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Weaning a kitten can be a tedious and time-consuming task. But it’s a necessary one. Weaning is the process whereby you train a kitten to stop drinking her mother’s milk and start eating solid food. This is a very key part of the kitten’s development into a cat. You need to make sure that you’re doing this in the right way and at the right time. In normal cases, a mother cat is the one that takes care of all the weaning. But when she has trouble producing milk, or the kittens are abruptly orphaned, we humans need to step in and do what needs to be done.Keep these things in mind before you begin the weaning process:
Within the initial 24 hours of their lives, kittens should in some way, be exposed to their mother’s milk. A mother’s first milk has in it, antibodies that kittens need and can’t absorb from anywhere else. If you’re dealing with a large litter of kittens and a mother that can’t produce enough milk for all of them, then make sure that each kitten receives at least a little bit of the milk. A little milk would be better than getting no milk at all.If there are no nursing mothers available in the immediate vicinity, you can take things into your own hands and feed her a replacement formula with a syringe or nursing bottle. Experts recommend creating a mixture of a cup of whole milk, a drop of multivitamin, one egg yolk, and three tums. Mix all this in a blender and you’re good to go. However, you should only make use of this mixture temporarily. Make the switch to formula sooner rather than later.You’ll have to feed the kittens by bottle for at least three weeks. Make sure you warm the bottle by placing it in hot cup of water. Taste test the milk in order to make sure that it hasn’t soured and is the right temperature.When should you wean them?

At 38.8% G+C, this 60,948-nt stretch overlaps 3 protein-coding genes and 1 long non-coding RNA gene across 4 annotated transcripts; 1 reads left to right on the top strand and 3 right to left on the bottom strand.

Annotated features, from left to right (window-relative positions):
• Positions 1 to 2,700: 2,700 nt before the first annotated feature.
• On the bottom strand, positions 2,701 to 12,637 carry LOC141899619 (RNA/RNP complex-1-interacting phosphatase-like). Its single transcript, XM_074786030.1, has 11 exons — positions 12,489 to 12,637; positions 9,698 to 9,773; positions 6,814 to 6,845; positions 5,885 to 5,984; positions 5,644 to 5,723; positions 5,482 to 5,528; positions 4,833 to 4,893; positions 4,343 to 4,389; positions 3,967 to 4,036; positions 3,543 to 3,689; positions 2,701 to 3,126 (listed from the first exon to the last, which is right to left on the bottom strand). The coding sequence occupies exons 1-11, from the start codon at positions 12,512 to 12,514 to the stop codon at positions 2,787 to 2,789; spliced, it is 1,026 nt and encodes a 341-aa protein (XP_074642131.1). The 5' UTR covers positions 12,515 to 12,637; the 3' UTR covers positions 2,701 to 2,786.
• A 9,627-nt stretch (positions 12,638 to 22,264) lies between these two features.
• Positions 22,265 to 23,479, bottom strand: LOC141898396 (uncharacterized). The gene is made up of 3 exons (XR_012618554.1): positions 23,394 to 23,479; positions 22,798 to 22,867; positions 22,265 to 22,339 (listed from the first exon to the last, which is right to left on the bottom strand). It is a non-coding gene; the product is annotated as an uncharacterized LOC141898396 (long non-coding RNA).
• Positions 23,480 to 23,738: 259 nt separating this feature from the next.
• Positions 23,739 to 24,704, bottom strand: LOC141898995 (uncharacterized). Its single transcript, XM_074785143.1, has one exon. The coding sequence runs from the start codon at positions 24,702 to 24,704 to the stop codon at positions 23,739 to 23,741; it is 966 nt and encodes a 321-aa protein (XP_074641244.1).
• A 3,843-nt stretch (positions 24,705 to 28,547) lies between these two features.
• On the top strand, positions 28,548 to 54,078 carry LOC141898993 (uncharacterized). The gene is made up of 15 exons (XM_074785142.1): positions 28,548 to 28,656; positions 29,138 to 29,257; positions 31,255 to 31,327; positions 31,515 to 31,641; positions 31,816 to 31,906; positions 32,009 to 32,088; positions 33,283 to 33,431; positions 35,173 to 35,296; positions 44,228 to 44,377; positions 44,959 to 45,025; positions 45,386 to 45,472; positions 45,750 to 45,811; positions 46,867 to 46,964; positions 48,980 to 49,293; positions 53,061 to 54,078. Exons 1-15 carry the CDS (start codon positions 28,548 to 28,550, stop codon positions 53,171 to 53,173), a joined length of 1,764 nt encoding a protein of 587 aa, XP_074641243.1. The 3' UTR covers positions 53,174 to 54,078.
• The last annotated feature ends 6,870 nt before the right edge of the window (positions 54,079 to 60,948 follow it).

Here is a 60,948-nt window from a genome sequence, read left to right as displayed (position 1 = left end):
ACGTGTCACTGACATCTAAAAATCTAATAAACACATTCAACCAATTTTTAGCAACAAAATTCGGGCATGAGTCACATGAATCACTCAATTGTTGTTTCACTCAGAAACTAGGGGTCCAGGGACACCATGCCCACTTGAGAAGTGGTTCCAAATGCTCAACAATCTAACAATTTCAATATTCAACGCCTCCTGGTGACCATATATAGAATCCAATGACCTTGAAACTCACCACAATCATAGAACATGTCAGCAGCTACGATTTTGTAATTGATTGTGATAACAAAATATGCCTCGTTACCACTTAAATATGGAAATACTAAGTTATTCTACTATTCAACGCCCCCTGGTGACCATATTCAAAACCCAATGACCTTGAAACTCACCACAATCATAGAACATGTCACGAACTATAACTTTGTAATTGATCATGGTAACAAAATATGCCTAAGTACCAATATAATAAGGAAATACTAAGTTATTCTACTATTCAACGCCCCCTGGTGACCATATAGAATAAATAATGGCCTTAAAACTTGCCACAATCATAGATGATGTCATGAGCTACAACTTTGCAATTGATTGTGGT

Start weaning when she’s just around a month old. When you see them chewing or biting the feeding bottle, that’s your cue.How do you do it?
To make the whole change a little familiar for them, mix the kitten food with a little formula. They’ll know the smell and taste of the formula and as such be more willing to try out the solid food. Try smearing the mixture around in their mouth and wait for them to lick it all off. Once they’re used to the new taste, they’ll want more of it. This is when you present them with a bowl they can lap from. Try giving them dry foods between the fourth and sixth weeks. Mix dry foods with water and decrease the amount of water once they’re familiar with it.